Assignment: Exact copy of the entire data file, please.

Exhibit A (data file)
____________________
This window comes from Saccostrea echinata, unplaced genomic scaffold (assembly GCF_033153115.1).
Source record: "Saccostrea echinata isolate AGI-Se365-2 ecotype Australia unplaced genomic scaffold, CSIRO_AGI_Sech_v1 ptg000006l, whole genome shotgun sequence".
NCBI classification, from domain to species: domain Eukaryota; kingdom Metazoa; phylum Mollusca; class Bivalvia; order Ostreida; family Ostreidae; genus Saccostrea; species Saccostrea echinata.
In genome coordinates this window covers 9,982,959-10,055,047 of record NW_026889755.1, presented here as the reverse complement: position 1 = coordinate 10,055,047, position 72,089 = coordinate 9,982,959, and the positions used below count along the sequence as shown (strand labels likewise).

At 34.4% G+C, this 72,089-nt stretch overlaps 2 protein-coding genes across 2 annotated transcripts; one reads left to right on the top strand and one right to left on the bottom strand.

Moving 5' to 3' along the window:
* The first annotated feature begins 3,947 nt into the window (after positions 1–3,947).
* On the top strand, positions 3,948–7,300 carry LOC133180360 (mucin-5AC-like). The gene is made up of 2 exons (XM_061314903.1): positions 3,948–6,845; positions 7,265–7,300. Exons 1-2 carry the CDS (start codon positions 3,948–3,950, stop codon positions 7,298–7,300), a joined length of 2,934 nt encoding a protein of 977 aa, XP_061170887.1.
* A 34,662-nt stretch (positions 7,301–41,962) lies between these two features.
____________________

This window comes from Saccostrea echinata, unplaced genomic scaffold (assembly GCF_033153115.1).
Source record: "Saccostrea echinata isolate AGI-Se365-2 ecotype Australia unplaced genomic scaffold, CSIRO_AGI_Sech_v1 ptg000006l, whole genome shotgun sequence".
NCBI classification, from domain to species: domain Eukaryota; kingdom Metazoa; phylum Mollusca; class Bivalvia; order Ostreida; family Ostreidae; genus Saccostrea; species Saccostrea echinata.
In genome coordinates this window covers 9,982,959-10,055,047 of record NW_026889755.1, presented here as the reverse complement: position 1 = coordinate 10,055,047, position 72,089 = coordinate 9,982,959, and the positions used below count along the sequence as shown (strand labels likewise).

At 34.4% G+C, this 72,089-nt stretch overlaps 2 protein-coding genes across 2 annotated transcripts; one reads left to right on the top strand and one right to left on the bottom strand.

Moving 5' to 3' along the window:
* The first annotated feature begins 3,947 nt into the window (after positions 1–3,947).
* On the top strand, positions 3,948–7,300 carry LOC133180360 (mucin-5AC-like). The gene is made up of 2 exons (XM_061314903.1): positions 3,948–6,845; positions 7,265–7,300. Exons 1-2 carry the CDS (start codon positions 3,948–3,950, stop codon positions 7,298–7,300), a joined length of 2,934 nt encoding a protein of 977 aa, XP_061170887.1.
* A 34,662-nt stretch (positions 7,301–41,962) lies between these two features.